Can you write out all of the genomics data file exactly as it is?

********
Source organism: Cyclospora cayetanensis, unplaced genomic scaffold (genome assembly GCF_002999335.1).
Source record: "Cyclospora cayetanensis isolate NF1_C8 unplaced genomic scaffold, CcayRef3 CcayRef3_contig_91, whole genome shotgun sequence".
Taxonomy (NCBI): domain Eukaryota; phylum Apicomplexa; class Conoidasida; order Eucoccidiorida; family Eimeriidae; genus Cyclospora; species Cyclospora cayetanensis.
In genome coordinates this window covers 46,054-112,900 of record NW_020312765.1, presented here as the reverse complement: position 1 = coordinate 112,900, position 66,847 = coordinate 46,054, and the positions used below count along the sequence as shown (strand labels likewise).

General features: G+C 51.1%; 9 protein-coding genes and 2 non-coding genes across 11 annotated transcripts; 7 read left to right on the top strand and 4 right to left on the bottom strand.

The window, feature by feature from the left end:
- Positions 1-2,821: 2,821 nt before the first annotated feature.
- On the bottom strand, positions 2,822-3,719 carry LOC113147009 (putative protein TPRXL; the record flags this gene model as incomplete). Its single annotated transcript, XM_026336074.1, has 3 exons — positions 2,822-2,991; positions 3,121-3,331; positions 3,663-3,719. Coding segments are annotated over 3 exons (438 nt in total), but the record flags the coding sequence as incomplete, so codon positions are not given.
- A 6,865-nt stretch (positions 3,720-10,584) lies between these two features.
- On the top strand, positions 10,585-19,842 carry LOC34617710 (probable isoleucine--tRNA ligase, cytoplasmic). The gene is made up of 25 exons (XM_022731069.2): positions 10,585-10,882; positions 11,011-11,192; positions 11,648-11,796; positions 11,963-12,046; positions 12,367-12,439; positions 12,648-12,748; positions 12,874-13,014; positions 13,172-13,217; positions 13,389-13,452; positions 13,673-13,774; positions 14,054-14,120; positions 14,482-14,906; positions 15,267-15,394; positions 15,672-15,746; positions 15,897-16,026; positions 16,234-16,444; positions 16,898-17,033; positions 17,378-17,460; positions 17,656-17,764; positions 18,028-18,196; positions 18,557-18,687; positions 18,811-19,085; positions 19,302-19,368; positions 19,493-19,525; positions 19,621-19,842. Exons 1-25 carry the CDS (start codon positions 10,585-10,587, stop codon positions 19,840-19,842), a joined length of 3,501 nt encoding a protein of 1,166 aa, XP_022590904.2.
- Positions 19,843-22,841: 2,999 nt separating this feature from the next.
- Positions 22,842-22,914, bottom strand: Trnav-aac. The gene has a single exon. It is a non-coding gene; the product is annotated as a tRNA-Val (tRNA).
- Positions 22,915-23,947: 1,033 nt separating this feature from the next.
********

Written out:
Source organism: Cyclospora cayetanensis, unplaced genomic scaffold (genome assembly GCF_002999335.1).
Source record: "Cyclospora cayetanensis isolate NF1_C8 unplaced genomic scaffold, CcayRef3 CcayRef3_contig_91, whole genome shotgun sequence".
Taxonomy (NCBI): domain Eukaryota; phylum Apicomplexa; class Conoidasida; order Eucoccidiorida; family Eimeriidae; genus Cyclospora; species Cyclospora cayetanensis.
In genome coordinates this window covers 46,054-112,900 of record NW_020312765.1, presented here as the reverse complement: position 1 = coordinate 112,900, position 66,847 = coordinate 46,054, and the positions used below count along the sequence as shown (strand labels likewise).

General features: G+C 51.1%; 9 protein-coding genes and 2 non-coding genes across 11 annotated transcripts; 7 read left to right on the top strand and 4 right to left on the bottom strand.

The window, feature by feature from the left end:
- Positions 1-2,821: 2,821 nt before the first annotated feature.
- On the bottom strand, positions 2,822-3,719 carry LOC113147009 (putative protein TPRXL; the record flags this gene model as incomplete). Its single annotated transcript, XM_026336074.1, has 3 exons — positions 2,822-2,991; positions 3,121-3,331; positions 3,663-3,719. Coding segments are annotated over 3 exons (438 nt in total), but the record flags the coding sequence as incomplete, so codon positions are not given.
- A 6,865-nt stretch (positions 3,720-10,584) lies between these two features.
- On the top strand, positions 10,585-19,842 carry LOC34617710 (probable isoleucine--tRNA ligase, cytoplasmic). The gene is made up of 25 exons (XM_022731069.2): positions 10,585-10,882; positions 11,011-11,192; positions 11,648-11,796; positions 11,963-12,046; positions 12,367-12,439; positions 12,648-12,748; positions 12,874-13,014; positions 13,172-13,217; positions 13,389-13,452; positions 13,673-13,774; positions 14,054-14,120; positions 14,482-14,906; positions 15,267-15,394; positions 15,672-15,746; positions 15,897-16,026; positions 16,234-16,444; positions 16,898-17,033; positions 17,378-17,460; positions 17,656-17,764; positions 18,028-18,196; positions 18,557-18,687; positions 18,811-19,085; positions 19,302-19,368; positions 19,493-19,525; positions 19,621-19,842. Exons 1-25 carry the CDS (start codon positions 10,585-10,587, stop codon positions 19,840-19,842), a joined length of 3,501 nt encoding a protein of 1,166 aa, XP_022590904.2.
- Positions 19,843-22,841: 2,999 nt separating this feature from the next.
- Positions 22,842-22,914, bottom strand: Trnav-aac. The gene has a single exon. It is a non-coding gene; the product is annotated as a tRNA-Val (tRNA).
- Positions 22,915-23,947: 1,033 nt separating this feature from the next.